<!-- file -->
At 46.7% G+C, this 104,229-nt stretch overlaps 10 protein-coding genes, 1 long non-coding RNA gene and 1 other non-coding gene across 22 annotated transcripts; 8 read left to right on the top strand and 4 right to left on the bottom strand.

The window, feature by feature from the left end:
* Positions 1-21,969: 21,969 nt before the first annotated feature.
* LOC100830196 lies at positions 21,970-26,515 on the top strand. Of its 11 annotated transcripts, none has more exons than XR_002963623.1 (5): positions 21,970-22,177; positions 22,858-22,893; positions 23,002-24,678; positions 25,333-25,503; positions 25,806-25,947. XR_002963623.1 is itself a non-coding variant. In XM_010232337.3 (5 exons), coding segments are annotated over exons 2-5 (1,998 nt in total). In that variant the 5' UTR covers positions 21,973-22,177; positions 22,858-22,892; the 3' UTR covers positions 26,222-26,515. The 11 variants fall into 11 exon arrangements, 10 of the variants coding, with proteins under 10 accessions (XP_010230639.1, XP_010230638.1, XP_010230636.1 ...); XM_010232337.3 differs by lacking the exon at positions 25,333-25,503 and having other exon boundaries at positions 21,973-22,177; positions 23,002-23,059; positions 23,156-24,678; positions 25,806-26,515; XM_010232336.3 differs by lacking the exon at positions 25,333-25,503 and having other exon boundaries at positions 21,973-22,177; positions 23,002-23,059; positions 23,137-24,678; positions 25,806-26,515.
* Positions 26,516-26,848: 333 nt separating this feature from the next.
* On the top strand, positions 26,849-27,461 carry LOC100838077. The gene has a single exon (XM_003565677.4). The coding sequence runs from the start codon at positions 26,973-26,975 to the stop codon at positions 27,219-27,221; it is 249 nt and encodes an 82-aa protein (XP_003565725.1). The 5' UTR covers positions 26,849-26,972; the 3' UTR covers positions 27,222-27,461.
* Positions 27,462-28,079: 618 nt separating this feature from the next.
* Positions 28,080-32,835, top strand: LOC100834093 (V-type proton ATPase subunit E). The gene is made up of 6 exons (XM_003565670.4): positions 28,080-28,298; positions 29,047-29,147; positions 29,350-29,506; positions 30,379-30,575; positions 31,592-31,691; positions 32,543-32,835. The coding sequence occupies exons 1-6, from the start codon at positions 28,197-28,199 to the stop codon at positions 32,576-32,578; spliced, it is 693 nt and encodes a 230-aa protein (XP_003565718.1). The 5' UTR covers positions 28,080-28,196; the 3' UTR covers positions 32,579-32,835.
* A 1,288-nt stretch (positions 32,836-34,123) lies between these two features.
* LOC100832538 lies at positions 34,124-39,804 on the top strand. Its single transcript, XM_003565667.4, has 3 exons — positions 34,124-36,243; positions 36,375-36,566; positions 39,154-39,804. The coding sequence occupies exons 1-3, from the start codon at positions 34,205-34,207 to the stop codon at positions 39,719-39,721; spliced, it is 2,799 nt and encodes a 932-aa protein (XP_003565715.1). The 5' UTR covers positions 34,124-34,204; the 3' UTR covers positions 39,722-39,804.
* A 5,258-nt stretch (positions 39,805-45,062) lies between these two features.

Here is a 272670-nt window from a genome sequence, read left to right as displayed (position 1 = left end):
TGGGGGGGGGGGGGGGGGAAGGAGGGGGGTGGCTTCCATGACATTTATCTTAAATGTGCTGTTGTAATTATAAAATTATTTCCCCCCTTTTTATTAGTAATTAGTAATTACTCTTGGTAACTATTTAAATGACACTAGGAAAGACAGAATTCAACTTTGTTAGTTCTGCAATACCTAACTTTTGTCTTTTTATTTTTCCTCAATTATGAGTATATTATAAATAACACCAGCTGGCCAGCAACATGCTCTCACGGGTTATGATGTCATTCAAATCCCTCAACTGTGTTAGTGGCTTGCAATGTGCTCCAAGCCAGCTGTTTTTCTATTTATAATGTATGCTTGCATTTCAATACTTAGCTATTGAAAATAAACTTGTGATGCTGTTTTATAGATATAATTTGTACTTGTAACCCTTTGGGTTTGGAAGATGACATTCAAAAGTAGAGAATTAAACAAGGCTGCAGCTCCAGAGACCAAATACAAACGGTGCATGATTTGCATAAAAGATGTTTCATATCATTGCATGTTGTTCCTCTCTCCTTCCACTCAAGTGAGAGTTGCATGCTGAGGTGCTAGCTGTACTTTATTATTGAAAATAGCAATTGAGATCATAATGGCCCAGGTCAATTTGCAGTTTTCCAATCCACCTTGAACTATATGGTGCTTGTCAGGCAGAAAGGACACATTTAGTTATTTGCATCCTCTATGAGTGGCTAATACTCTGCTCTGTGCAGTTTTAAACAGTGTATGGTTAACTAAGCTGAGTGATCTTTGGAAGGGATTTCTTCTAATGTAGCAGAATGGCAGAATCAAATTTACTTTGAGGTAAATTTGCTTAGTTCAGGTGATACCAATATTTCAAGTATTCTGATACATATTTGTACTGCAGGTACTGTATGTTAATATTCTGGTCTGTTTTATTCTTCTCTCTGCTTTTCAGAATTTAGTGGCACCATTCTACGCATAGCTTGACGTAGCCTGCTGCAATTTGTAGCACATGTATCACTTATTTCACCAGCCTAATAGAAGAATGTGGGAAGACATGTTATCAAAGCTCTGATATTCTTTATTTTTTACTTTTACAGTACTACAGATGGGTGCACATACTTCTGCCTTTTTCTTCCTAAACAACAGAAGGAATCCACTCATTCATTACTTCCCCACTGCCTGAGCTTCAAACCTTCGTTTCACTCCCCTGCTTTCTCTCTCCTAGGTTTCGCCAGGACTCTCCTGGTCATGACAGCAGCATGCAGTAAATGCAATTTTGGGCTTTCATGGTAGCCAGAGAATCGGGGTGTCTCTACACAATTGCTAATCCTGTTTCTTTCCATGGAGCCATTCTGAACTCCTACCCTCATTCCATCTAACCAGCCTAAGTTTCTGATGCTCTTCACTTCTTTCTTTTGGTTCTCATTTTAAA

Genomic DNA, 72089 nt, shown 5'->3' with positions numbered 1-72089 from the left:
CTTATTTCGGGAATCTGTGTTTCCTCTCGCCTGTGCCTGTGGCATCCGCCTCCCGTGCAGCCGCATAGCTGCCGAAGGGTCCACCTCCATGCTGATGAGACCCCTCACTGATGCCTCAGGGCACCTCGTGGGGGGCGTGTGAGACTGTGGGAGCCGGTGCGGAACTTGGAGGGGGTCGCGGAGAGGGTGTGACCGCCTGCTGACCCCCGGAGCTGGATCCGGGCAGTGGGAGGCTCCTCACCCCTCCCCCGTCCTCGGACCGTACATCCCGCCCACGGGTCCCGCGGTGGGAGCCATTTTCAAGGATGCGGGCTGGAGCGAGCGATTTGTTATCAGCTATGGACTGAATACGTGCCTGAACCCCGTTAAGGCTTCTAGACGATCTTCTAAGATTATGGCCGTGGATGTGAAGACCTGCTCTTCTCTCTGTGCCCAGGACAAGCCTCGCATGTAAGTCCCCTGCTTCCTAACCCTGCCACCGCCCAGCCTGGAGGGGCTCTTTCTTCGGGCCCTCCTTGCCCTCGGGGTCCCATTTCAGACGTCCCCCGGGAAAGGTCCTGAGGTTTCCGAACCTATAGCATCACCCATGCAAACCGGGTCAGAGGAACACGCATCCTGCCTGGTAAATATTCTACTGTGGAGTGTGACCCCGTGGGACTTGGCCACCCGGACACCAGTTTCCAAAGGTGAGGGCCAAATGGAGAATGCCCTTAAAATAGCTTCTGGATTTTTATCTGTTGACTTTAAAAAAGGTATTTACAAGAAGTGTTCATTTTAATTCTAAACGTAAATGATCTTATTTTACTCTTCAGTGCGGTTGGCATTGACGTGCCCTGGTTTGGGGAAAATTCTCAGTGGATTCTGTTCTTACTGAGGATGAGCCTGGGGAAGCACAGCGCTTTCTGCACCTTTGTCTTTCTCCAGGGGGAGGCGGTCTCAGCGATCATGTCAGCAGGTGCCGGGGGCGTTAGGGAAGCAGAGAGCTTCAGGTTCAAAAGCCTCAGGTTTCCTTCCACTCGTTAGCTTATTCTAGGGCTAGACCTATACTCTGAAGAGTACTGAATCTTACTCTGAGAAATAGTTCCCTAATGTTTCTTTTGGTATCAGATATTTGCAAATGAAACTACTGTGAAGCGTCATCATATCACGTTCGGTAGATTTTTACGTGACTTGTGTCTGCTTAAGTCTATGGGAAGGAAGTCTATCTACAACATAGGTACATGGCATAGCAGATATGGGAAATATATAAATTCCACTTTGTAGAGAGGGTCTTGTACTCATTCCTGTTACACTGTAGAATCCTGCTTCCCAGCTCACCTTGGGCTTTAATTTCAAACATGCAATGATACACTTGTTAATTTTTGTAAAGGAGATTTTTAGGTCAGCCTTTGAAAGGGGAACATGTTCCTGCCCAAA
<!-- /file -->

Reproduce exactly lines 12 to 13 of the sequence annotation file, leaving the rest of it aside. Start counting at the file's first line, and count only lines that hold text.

Here is a 272670-nt window from a genome sequence, read left to right as displayed (position 1 = left end):
TGGGGGGGGGGGGGGGGGAAGGAGGGGGGTGGCTTCCATGACATTTATCTTAAATGTGCTGTTGTAATTATAAAATTATTTCCCCCCTTTTTATTAGTAATTAGTAATTACTCTTGGTAACTATTTAAATGACACTAGGAAAGACAGAATTCAACTTTGTTAGTTCTGCAATACCTAACTTTTGTCTTTTTATTTTTCCTCAATTATGAGTATATTATAAATAACACCAGCTGGCCAGCAACATGCTCTCACGGGTTATGATGTCATTCAAATCCCTCAACTGTGTTAGTGGCTTGCAATGTGCTCCAAGCCAGCTGTTTTTCTATTTATAATGTATGCTTGCATTTCAATACTTAGCTATTGAAAATAAACTTGTGATGCTGTTTTATAGATATAATTTGTACTTGTAACCCTTTGGGTTTGGAAGATGACATTCAAAAGTAGAGAATTAAACAAGGCTGCAGCTCCAGAGACCAAATACAAACGGTGCATGATTTGCATAAAAGATGTTTCATATCATTGCATGTTGTTCCTCTCTCCTTCCACTCAAGTGAGAGTTGCATGCTGAGGTGCTAGCTGTACTTTATTATTGAAAATAGCAATTGAGATCATAATGGCCCAGGTCAATTTGCAGTTTTCCAATCCACCTTGAACTATATGGTGCTTGTCAGGCAGAAAGGACACATTTAGTTATTTGCATCCTCTATGAGTGGCTAATACTCTGCTCTGTGCAGTTTTAAACAGTGTATGGTTAACTAAGCTGAGTGATCTTTGGAAGGGATTTCTTCTAATGTAGCAGAATGGCAGAATCAAATTTACTTTGAGGTAAATTTGCTTAGTTCAGGTGATACCAATATTTCAAGTATTCTGATACATATTTGTACTGCAGGTACTGTATGTTAATATTCTGGTCTGTTTTATTCTTCTCTCTGCTTTTCAGAATTTAGTGGCACCATTCTACGCATAGCTTGACGTAGCCTGCTGCAATTTGTAGCACATGTATCACTTATTTCACCAGCCTAATAGAAGAATGTGGGAAGACATGTTATCAAAGCTCTGATATTCTTTATTTTTTACTTTTACAGTACTACAGATGGGTGCACATACTTCTGCCTTTTTCTTCCTAAACAACAGAAGGAATCCACTCATTCATTACTTCCCCACTGCCTGAGCTTCAAACCTTCGTTTCACTCCCCTGCTTTCTCTCTCCTAGGTTTCGCCAGGACTCTCCTGGTCATGACAGCAGCATGCAGTAAATGCAATTTTGGGCTTTCATGGTAGCCAGAGAATCGGGGTGTCTCTACACAATTGCTAATCCTGTTTCTTTCCATGGAGCCATTCTGAACTCCTACCCTCATTCCATCTAACCAGCCTAAGTTTCTGATGCTCTTCACTTCTTTCTTTTGGTTCTCATTTTAAA